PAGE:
I’ve actually been stocking up photos for a post of this nature for awhile–I do love my themes–but it wasn’t until Meghan gave me the perfect hashtag that I knew it was time to officially begin* the freezer celebration.
*Let’s be real. There will be a part two. And maybe a part three.
Let me just remind y’all that I will freeze pretty much anything. (Even salted, roasted edamame. It tastes better cold. And sprinkled on this giant mess.)
Cooking for one for so many years teaches you that the freezer is a single lady’s best friend.
It can’t put a ring on it, but it can give you some pretty nice ice (cubes).
Or, you know, since I don’t actually like ice in my water, (roasted) beet cubes.
Considering the joy of putting beets in smoothies, this just makes concentrating the flavor all that much easier.
And as soup always tastes better a few days later…clearly a few WEEKS (or months) later won’t hurt it any.
Although sometimes bread might get a wee bit freezer burned if you forget it about it, dipping it into soup is a good alternative.
As is turning into sweet (or savory–as in my Mushroom Bolognese) bread pudding.
Of course, we all know the wisdom of saving some of the fresh, local, in season produce while you can get it.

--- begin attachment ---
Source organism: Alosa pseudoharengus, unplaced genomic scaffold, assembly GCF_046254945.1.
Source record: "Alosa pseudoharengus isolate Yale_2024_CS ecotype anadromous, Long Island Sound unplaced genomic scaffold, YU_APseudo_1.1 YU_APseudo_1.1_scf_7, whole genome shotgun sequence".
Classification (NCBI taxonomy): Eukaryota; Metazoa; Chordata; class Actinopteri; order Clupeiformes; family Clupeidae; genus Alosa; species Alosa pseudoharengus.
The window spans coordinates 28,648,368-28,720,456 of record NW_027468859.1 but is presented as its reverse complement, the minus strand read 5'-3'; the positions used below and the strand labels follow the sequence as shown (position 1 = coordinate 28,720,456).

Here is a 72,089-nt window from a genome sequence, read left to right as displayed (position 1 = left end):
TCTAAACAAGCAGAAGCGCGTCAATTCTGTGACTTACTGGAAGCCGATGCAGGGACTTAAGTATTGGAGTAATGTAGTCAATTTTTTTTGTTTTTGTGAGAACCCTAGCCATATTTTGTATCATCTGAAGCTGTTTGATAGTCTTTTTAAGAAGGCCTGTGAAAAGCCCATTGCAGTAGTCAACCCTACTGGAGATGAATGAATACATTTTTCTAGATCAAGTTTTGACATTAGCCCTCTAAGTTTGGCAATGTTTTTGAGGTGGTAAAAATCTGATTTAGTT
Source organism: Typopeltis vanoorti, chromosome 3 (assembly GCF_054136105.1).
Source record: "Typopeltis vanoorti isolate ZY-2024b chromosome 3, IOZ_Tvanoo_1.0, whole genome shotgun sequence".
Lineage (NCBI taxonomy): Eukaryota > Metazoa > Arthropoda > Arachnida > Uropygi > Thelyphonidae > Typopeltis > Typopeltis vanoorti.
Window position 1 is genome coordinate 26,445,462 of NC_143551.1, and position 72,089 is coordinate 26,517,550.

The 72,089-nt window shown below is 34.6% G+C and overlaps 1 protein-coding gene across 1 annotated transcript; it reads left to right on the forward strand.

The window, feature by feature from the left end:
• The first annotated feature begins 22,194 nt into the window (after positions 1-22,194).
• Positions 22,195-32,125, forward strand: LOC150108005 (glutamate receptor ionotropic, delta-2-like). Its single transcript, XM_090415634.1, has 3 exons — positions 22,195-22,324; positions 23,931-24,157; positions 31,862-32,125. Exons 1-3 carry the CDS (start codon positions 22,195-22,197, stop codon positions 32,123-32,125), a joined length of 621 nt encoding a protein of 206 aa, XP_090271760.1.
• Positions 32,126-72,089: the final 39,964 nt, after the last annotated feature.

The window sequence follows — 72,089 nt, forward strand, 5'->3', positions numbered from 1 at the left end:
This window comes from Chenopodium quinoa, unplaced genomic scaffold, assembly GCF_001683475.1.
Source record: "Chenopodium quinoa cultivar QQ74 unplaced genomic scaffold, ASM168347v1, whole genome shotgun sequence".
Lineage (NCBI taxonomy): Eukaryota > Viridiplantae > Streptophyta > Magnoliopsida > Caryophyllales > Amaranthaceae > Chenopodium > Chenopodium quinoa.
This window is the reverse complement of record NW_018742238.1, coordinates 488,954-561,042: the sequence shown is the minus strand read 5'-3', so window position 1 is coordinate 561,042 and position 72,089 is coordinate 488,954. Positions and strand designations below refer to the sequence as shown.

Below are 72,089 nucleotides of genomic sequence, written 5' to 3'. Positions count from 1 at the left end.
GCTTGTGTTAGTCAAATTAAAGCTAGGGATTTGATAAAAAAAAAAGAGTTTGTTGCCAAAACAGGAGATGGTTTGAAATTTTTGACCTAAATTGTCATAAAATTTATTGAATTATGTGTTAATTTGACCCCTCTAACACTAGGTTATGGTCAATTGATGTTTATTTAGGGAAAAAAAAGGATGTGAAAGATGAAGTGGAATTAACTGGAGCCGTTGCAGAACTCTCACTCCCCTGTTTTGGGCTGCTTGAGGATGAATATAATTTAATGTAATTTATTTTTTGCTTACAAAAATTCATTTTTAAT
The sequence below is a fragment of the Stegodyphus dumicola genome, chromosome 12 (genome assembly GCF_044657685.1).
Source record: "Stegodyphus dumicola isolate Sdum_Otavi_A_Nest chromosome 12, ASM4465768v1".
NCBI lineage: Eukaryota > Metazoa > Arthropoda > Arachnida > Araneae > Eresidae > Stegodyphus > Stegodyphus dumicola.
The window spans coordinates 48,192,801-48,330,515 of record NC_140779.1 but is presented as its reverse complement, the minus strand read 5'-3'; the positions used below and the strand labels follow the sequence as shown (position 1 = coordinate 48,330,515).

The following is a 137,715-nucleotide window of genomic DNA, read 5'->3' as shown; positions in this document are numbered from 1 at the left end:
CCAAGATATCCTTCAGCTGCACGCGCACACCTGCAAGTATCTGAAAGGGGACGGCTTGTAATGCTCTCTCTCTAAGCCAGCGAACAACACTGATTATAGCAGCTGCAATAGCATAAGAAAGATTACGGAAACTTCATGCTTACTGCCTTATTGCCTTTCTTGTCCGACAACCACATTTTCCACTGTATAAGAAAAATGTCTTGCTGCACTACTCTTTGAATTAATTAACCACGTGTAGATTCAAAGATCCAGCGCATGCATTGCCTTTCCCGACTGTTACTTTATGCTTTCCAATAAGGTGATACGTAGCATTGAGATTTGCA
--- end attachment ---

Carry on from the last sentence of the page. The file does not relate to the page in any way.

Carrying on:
This previously frozen local cauliflower tasted just as good as fresh.
But I’m also a fan of frozen vegetables I didn’t stick into Ziploc bags myself.
Yes, I DO roast previously frozen Brussels sprouts. They might not be as crispy as you get with fresh ones, but they are cost efficient and still pretty darn tasty.
Whole Foods’ frozen curly blue kale is delicious when cooked in a pan with some fresh onion and seasonings…
..and mixed up with spaghetti squash, tomato sauce, and eggs.
Or with the rest of that very large squash with the previously mentioned frozen veggie burger and edamame chaos that was this dish:
I also buy fish previously frozen. Usually I thaw it before pan-searing or baking it, but not always.
It still cooks evenly and tastes amazing.* [Plus, it’s cheap. And most “fresh” seafood is frozen at some point anyway.]
*So do roasted parsnips and multicolored carrots. But we can talk about that later.
So, freezing snackable, salty edamame may be a bit weird–I’ll give you that–but is it odd to prefer dried fruit from the freezer door?
(Where it–like my Vegan Pumpkin Molasses Oat
cookies crumblies–stays super cold, but also chewy…)
Certainly freezing Vega savi seeds and Seed & Bean ginger dark chocolate is normal?
Not like I care what’s normal. I DO however care that frozen wild blueberries may be super delicious, but they quickly make all pretty platings (bowlings?) super PINK, leading to a very time sensitive photography situation.
But I guess that’s a personal problem.